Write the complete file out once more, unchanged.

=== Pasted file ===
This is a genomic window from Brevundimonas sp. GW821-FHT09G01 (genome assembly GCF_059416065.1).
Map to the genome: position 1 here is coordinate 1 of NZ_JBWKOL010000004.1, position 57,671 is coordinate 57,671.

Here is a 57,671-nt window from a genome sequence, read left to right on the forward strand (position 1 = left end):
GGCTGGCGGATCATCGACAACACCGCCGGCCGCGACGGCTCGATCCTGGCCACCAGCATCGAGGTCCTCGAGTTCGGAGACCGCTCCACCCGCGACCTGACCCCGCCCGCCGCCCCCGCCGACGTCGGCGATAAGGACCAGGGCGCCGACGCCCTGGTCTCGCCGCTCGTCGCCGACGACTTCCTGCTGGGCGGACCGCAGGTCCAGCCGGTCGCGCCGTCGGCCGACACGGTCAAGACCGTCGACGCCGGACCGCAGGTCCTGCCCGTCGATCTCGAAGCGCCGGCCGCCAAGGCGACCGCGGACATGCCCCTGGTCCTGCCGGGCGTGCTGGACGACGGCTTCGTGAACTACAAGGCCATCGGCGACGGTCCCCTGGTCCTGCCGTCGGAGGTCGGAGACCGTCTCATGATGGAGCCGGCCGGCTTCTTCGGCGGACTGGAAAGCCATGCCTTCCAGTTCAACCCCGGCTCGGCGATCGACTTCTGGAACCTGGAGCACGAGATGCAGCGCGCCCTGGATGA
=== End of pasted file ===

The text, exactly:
This is a genomic window from Brevundimonas sp. GW821-FHT09G01 (genome assembly GCF_059416065.1).
Map to the genome: position 1 here is coordinate 1 of NZ_JBWKOL010000004.1, position 57,671 is coordinate 57,671.

Here is a 57,671-nt window from a genome sequence, read left to right on the forward strand (position 1 = left end):
GGCTGGCGGATCATCGACAACACCGCCGGCCGCGACGGCTCGATCCTGGCCACCAGCATCGAGGTCCTCGAGTTCGGAGACCGCTCCACCCGCGACCTGACCCCGCCCGCCGCCCCCGCCGACGTCGGCGATAAGGACCAGGGCGCCGACGCCCTGGTCTCGCCGCTCGTCGCCGACGACTTCCTGCTGGGCGGACCGCAGGTCCAGCCGGTCGCGCCGTCGGCCGACACGGTCAAGACCGTCGACGCCGGACCGCAGGTCCTGCCCGTCGATCTCGAAGCGCCGGCCGCCAAGGCGACCGCGGACATGCCCCTGGTCCTGCCGGGCGTGCTGGACGACGGCTTCGTGAACTACAAGGCCATCGGCGACGGTCCCCTGGTCCTGCCGTCGGAGGTCGGAGACCGTCTCATGATGGAGCCGGCCGGCTTCTTCGGCGGACTGGAAAGCCATGCCTTCCAGTTCAACCCCGGCTCGGCGATCGACTTCTGGAACCTGGAGCACGAGATGCAGCGCGCCCTGGATGA